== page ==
Contact: 747 Polk Street, San Francisco, CA 94109; 415-864-1278; RadicalWomenUS@gmail.com; http://lynnestewart.org/; http://www.radicalwomen.org/.
HAITI/WOMEN - Haiti’s government is considering a legal reform measure that would prohibit and punish all sexual assault, including marital rape. MADRE and the International Campaign to Stop Rape & Gender Violence in Conflict are launching a petition to raise international support for this push to address violence against women in Haiti.
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SYRIA/MIDDLE EAST - The Middle East Children’s Alliance (MECA) is currently seeking funds to assist more than 200,000 refugees fleeing violence in Syria.
FOLK FESTIVAL - The Falcon Ridge Folk Festival will be held August 2-4, in the Berkshires, NY.
Contact: http://www.falconridgefolk.com/; firstname.lastname@example.org.
WAR RESISTERS - The War Resisters League will hold its 90th anniversary conference, Revolutionary Nonviolence: Building Bridges Across Generations and Communities, August 1-4, at Georgetown University. The event will focus on the U.S.’ long history of antimilitarism.
Contact: 339 Lafayette Street, New York, NY 10012; 212-228-0450; email@example.com; http://www.warresisters.org.
POPULAR ECONOMICS - The Center for Popular Economics is holding its 2013 Summer Institute August 4-9 at Hampshire College in Amherst, MA. No background in economics is needed for this intensive training. This year’s theme is, The Care Economy: Building a Just Economy with a Heart.
Contact: Center for Popular Economics, PO Box 785 Amherst, MA 01004; 413-545-0743; firstname.lastname@example.org; www.populareconomics.org.
VETERANS - Veterans for Peace is holding the 28th annual convention August 6-11 in Madison, WI. This year’s theme is, Power To The Peaceful.
DEMOCRACY - The Democracy Convention will take place August 7-11 in Madison, WI. The convention brings together nine conferences including topics such as media, education, defense, race, environment and others.
MEN - The 38th National Conference on Men & Masculinity: Forging Justice: Creating Safe, Equal and Accountable Communities, presented in partnership with HAVEN, will be held in Detroit, MI, August 8-10.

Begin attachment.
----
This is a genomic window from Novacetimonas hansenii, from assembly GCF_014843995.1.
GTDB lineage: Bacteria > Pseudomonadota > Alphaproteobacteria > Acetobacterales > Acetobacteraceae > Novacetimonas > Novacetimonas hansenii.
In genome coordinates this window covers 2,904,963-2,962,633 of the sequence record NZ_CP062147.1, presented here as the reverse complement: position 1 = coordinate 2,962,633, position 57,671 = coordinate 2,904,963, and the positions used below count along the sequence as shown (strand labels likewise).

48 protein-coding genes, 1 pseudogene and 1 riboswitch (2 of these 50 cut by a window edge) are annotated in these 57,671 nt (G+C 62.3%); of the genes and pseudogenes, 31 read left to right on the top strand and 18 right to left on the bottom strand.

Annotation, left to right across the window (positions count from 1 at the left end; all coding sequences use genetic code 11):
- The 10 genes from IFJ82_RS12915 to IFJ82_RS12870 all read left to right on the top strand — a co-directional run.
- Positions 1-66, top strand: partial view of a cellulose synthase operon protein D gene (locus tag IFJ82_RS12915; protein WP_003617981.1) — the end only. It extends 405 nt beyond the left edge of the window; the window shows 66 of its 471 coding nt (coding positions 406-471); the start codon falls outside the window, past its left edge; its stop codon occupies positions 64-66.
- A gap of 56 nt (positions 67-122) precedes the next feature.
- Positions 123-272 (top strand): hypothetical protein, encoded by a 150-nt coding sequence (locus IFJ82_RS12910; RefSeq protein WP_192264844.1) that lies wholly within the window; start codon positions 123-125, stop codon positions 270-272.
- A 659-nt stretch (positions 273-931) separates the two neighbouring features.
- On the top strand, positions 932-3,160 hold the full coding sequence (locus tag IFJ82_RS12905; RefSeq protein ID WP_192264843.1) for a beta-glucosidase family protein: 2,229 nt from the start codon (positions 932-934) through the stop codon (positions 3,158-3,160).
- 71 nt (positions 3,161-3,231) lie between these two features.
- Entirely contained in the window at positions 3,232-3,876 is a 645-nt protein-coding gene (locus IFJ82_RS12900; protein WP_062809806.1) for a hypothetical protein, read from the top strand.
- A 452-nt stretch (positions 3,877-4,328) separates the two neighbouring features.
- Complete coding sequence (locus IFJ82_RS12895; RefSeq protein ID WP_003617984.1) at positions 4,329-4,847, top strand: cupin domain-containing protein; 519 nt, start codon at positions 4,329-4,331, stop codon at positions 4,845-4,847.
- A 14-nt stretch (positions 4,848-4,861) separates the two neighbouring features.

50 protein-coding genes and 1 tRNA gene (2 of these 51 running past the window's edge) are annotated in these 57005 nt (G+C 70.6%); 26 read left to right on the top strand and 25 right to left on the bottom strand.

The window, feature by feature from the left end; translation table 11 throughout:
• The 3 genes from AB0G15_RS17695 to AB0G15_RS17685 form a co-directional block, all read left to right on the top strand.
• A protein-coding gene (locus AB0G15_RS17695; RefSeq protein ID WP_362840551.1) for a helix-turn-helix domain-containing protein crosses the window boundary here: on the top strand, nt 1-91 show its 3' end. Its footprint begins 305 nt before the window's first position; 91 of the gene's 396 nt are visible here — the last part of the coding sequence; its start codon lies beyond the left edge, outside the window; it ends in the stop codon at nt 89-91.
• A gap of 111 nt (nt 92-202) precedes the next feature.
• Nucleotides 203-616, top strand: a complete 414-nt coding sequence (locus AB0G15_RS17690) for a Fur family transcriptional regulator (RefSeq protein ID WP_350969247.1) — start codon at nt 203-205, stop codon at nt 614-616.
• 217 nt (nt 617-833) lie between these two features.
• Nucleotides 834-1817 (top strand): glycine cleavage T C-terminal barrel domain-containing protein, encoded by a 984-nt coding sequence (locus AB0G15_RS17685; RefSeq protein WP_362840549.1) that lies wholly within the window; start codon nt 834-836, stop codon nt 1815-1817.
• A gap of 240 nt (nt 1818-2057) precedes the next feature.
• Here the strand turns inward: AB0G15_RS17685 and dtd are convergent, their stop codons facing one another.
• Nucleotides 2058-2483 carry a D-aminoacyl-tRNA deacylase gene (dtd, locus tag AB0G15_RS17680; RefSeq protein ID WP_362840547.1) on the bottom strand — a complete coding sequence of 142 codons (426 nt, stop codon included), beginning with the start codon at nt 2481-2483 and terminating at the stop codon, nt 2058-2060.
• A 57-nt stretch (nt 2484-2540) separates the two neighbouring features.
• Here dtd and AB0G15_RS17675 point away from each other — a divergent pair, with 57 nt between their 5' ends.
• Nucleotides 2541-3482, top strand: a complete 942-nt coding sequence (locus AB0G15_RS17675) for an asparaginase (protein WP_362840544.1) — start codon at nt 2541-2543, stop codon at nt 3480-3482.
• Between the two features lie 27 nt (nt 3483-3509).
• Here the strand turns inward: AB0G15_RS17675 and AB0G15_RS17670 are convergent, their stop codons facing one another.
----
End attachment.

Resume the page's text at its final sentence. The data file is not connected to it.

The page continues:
Contact: email@example.com; http://www.nomas.org/.
OCCUPY - An Occupy National Gathering will be held in Kalamazoo, MI, August 21-25.
Contact: firstname.lastname@example.org; http://occupynationalgathering.net/.
COMMUNITIES - The Communities Conference is a networking and learning opportunity for co-operative or communal lifestyles, with workshops, events and entertainment; scheduled for August 30-September 2 at the Twin Oaks Community in Louisa, Virginia.
LABOR DAY - The 29th annual Bread and Roses Festival, a celebration of the ethnic diversity and labor history of Lawrence, MA, will be held September 2, in honor of the 1912 Bread and Roses Strike. There will be music, dance, poetry, drama, ethnic food, historical demonstrations, walking & trolley tours.
Contact: PO Box 1137, Lawrence, MA 01842; 978-794-1655; http://www.breadandrosesheritage.org/.
OCCUPY WALL STREET - September 17 is the two-year anniversary of the Occupy Wall Street movement. Events are planned in New York City and worldwide.
TEACHERS - The 13th Annual Conference, “Teaching for Social Justice: The Politics of Pedagogy,” will be held October 12 in San Francisco, CA. The free event features workshops, resources, and free childcare.
Contact: 415-676-7844; email@example.com; http://www.t4sj.org/.
HAITI - International Action, which brings clean water and chlorinators to Haiti, seeks office space capable of housing up to six people and their office equipment.
Contact: Zach Bremer, Zbrehmer@haitiwater.org; 202-488-0735; http://www.haitiwater.org/.
MEDIA - The Union for Democratic Communications and Project Censored are sponsoring a joint conference on media democracy, media activism and social justice to be held November 1-3 at the University of San Francisco. Proposals for presentations, workshops and panels from activists and critical scholars are invited.